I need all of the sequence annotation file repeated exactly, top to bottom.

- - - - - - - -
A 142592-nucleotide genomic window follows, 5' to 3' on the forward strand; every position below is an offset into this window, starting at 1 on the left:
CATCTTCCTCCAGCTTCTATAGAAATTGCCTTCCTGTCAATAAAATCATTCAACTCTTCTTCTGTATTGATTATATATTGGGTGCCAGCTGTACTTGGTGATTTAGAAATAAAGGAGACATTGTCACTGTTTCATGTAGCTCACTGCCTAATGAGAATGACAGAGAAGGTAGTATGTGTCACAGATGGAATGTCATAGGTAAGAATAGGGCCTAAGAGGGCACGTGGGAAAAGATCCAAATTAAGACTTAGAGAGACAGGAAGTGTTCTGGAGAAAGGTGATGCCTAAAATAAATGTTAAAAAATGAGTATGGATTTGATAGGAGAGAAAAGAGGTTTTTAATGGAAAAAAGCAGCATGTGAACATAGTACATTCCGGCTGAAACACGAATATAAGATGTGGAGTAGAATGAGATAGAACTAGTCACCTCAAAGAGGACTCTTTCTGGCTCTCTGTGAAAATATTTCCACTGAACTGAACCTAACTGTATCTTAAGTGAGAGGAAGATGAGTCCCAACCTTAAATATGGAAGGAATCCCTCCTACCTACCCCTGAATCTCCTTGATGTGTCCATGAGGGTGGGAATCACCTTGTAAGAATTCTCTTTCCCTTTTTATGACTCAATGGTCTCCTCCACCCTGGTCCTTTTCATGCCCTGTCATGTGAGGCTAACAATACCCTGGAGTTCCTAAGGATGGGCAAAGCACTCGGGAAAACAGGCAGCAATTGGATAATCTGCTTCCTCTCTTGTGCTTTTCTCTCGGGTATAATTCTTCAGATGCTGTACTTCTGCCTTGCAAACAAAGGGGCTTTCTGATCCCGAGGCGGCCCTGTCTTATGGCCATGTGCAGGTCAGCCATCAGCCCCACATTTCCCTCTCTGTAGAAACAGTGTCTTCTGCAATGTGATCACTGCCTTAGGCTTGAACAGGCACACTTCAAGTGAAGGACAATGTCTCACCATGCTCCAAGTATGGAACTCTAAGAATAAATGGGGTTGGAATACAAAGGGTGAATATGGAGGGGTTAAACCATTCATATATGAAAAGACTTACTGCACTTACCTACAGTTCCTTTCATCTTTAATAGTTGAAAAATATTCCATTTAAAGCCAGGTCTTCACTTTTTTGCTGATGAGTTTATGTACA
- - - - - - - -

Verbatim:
A 142592-nucleotide genomic window follows, 5' to 3' on the forward strand; every position below is an offset into this window, starting at 1 on the left:
CATCTTCCTCCAGCTTCTATAGAAATTGCCTTCCTGTCAATAAAATCATTCAACTCTTCTTCTGTATTGATTATATATTGGGTGCCAGCTGTACTTGGTGATTTAGAAATAAAGGAGACATTGTCACTGTTTCATGTAGCTCACTGCCTAATGAGAATGACAGAGAAGGTAGTATGTGTCACAGATGGAATGTCATAGGTAAGAATAGGGCCTAAGAGGGCACGTGGGAAAAGATCCAAATTAAGACTTAGAGAGACAGGAAGTGTTCTGGAGAAAGGTGATGCCTAAAATAAATGTTAAAAAATGAGTATGGATTTGATAGGAGAGAAAAGAGGTTTTTAATGGAAAAAAGCAGCATGTGAACATAGTACATTCCGGCTGAAACACGAATATAAGATGTGGAGTAGAATGAGATAGAACTAGTCACCTCAAAGAGGACTCTTTCTGGCTCTCTGTGAAAATATTTCCACTGAACTGAACCTAACTGTATCTTAAGTGAGAGGAAGATGAGTCCCAACCTTAAATATGGAAGGAATCCCTCCTACCTACCCCTGAATCTCCTTGATGTGTCCATGAGGGTGGGAATCACCTTGTAAGAATTCTCTTTCCCTTTTTATGACTCAATGGTCTCCTCCACCCTGGTCCTTTTCATGCCCTGTCATGTGAGGCTAACAATACCCTGGAGTTCCTAAGGATGGGCAAAGCACTCGGGAAAACAGGCAGCAATTGGATAATCTGCTTCCTCTCTTGTGCTTTTCTCTCGGGTATAATTCTTCAGATGCTGTACTTCTGCCTTGCAAACAAAGGGGCTTTCTGATCCCGAGGCGGCCCTGTCTTATGGCCATGTGCAGGTCAGCCATCAGCCCCACATTTCCCTCTCTGTAGAAACAGTGTCTTCTGCAATGTGATCACTGCCTTAGGCTTGAACAGGCACACTTCAAGTGAAGGACAATGTCTCACCATGCTCCAAGTATGGAACTCTAAGAATAAATGGGGTTGGAATACAAAGGGTGAATATGGAGGGGTTAAACCATTCATATATGAAAAGACTTACTGCACTTACCTACAGTTCCTTTCATCTTTAATAGTTGAAAAATATTCCATTTAAAGCCAGGTCTTCACTTTTTTGCTGATGAGTTTATGTACA